Manuela Detomaso, Italy
MSc Business Analytics: Operational Research and Risk Analysis
Class of 2016
Several months have passed since my arrival in the UK. Sometimes, thoughts go back to the first week and its magic atmosphere. Everything seemed to be new: buildings, people, streets and restaurants. A whole new world waiting to be discovered.
During the induction week there were multiple opportunities to meet people. Conversation corners and BBQs organised by the Students Union, tours around the city, visits to museums and through the campus.
However, one unique and special event was organised by Alliance MBS – the residential trip to Brathay in the Lake District. For me that represented a turning point of my entire experience here at the University, not only for the all the fun and the fantastic adventures we have gone through, but also for the people that I met and that have become some of my best friends. In fact, the motto that real friends can be recognised during hard times was never truer than in that occasion.
The School gave us the possibility to spend a couple of days at the gorgeous Brathay on Lake Windermere, a spectacular setting in a pure natural environment. Although some students might have expected to be engaged in relaxing walks in the forest and pleasant boat trips on the lake, the reality certainly went beyond our expectations. Everyone was asked to undertake a number of activities based on physical and psychological strengths, as well as building trusting relationships with all other members of the assigned group.
We started with the boat trip on the lake, 6 of us without any previous experiences in sailing or rowing. It seemed to be real fun at the beginning; however things turned out to be less enjoyable when we ended up in the middle of the lake with no idea on how to come back. In that moment, it was really important to rely on teamwork.
Another important activity consisted in passing through a giant rope ‘spider’ web. Everyone had to pass through holes of different sizes without touching the ropes. We joined our abilities to formulate an agreed strategy based on recognising people better suited to fitting through the high or low holes. It was really a great fun and I was really surprised by how we could elaborate a quick and successful strategy.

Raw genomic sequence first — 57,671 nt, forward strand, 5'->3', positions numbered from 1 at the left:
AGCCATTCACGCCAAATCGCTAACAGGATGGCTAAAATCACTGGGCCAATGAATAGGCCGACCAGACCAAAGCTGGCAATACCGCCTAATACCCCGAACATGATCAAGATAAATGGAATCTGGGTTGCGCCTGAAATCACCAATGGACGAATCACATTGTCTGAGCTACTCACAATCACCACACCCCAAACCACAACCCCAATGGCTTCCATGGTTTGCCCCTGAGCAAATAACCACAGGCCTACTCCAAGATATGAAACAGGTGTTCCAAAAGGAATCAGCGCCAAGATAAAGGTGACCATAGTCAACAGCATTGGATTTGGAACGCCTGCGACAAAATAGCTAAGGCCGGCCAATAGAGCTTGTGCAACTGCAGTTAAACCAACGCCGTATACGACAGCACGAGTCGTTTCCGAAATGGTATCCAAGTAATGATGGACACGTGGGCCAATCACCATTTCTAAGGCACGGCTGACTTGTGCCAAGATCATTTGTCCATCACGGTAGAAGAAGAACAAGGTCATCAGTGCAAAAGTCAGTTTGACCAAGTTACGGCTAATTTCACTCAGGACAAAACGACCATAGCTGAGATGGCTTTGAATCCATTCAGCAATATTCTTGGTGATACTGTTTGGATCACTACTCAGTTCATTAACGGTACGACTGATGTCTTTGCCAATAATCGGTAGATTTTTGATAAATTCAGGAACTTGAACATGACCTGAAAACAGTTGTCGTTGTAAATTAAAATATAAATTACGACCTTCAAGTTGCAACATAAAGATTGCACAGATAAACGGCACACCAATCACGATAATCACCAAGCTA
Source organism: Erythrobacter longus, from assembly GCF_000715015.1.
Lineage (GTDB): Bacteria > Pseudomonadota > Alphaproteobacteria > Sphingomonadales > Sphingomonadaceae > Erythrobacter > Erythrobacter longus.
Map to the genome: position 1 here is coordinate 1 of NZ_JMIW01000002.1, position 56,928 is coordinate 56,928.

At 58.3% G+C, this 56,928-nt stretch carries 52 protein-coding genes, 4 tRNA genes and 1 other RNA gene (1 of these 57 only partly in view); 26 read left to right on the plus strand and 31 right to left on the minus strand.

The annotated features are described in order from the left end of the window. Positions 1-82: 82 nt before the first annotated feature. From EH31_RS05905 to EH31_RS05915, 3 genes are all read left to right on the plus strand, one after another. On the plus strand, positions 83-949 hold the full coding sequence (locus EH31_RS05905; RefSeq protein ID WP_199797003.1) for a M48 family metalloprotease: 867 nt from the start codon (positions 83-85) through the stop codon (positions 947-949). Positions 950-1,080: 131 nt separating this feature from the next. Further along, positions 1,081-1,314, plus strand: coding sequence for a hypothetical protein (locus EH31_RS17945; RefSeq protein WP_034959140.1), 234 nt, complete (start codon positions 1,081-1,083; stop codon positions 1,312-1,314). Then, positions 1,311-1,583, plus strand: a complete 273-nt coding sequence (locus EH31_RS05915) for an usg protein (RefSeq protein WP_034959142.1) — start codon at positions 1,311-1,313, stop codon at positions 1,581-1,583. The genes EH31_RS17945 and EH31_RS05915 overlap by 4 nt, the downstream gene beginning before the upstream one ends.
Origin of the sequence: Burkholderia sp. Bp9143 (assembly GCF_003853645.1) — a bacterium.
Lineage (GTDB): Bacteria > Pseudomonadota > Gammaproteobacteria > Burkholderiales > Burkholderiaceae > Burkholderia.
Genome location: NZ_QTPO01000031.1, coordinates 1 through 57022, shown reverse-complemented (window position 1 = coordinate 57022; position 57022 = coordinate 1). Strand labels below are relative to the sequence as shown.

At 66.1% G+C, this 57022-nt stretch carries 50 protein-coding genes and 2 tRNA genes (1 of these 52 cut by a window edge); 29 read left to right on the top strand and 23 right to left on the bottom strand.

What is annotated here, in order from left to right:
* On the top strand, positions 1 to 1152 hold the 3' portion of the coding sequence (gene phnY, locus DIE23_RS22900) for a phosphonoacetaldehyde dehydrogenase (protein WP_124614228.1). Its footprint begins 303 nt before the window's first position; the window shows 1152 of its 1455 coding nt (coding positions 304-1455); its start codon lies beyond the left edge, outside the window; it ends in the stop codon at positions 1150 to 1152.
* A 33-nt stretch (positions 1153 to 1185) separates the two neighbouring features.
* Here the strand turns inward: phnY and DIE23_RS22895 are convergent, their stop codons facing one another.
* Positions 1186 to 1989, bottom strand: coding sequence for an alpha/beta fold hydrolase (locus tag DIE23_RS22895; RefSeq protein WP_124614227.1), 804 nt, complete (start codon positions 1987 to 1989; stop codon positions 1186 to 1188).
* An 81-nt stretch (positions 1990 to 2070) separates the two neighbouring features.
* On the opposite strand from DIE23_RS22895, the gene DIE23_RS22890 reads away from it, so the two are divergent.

After the giant spider net, we all had to climb a steep wall. While three people at time were climbing, all the others held the ropes. When I was climbing, I suddenly stopped half way. I was exhausted and I felt that the way to the top was too long, so I just wanted to ask my groupmates to pull me down. However, in that moment my dear friend Nav, who was climbing the wall next to me, encouraged me not to give up. He told me that I could not stop after all my efforts to arrive at that point. So we continued our climbing side by side and reached the top together.
A few months after that day, I was feeling overwhelmed by the amount of workload required by my course and again, like at Brathay, I could not see the top of the hill, but just the hurdles I met so far. My dear friend Nav came again to me and said, “Do you remember our trip to the Lake District when you stopped in the middle of the wall? Well, in the end you could climb that wall and you were even faster than me! So you can climb this new wall, we all can do that together!”
I would say a very big thank you to my dear friend, because for the second time his words helped me to succeed and to learn values such us trust, perseverance and courage.